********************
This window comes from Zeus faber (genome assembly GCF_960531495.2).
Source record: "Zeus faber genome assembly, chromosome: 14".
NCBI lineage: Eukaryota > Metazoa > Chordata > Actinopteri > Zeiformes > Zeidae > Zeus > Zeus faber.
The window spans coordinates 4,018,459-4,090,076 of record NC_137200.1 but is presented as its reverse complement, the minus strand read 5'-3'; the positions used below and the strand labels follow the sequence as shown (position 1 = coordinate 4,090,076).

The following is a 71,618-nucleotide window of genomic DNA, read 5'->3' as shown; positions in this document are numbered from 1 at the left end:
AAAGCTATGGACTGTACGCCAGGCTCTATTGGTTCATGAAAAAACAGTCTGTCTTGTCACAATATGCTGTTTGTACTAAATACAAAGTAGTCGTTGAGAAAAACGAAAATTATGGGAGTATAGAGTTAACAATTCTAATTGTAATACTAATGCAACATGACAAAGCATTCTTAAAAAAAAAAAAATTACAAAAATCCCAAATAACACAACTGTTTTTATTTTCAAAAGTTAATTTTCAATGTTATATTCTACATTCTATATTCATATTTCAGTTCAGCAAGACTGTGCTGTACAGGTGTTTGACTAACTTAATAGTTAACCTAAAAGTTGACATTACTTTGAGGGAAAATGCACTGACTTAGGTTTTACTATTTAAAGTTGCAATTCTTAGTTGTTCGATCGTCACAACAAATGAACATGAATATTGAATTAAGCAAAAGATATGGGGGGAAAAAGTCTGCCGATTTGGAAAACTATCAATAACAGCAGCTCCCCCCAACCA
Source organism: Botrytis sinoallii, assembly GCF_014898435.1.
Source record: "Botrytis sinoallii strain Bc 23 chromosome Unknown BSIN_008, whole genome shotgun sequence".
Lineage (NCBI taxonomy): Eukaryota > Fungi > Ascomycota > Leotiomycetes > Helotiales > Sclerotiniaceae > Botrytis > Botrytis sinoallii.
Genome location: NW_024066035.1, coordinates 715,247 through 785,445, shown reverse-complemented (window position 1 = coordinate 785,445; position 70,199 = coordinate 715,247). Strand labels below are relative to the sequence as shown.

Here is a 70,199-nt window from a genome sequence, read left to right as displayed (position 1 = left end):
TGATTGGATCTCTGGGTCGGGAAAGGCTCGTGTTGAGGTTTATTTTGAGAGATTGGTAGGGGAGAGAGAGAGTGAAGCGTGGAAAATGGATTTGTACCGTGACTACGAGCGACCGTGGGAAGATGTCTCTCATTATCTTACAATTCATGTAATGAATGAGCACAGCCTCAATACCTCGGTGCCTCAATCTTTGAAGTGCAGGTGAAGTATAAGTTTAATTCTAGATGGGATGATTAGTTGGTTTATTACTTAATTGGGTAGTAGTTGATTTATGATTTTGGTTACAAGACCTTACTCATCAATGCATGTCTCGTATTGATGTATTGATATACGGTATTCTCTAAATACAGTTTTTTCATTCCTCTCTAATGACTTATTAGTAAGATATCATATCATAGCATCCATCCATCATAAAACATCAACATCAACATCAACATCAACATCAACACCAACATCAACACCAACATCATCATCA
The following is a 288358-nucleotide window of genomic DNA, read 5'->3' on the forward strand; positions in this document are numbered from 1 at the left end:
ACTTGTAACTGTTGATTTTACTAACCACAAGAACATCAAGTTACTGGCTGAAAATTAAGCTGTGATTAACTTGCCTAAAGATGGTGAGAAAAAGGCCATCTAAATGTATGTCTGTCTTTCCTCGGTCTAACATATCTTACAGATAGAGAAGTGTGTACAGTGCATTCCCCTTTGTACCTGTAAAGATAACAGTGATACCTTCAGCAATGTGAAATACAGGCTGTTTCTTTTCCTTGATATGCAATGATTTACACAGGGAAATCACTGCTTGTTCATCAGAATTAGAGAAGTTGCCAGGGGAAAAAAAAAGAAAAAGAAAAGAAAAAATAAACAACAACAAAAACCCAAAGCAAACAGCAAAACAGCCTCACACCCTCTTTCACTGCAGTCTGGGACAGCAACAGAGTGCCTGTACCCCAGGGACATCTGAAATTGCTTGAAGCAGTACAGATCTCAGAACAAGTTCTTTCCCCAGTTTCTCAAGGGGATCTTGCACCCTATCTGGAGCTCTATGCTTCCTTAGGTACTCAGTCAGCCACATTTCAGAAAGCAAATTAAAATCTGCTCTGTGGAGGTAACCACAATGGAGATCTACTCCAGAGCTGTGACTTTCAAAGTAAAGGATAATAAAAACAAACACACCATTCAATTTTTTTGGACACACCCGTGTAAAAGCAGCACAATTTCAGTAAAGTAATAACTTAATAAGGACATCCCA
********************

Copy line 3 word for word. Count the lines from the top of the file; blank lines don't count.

NCBI lineage: Eukaryota > Metazoa > Chordata > Actinopteri > Zeiformes > Zeidae > Zeus > Zeus faber.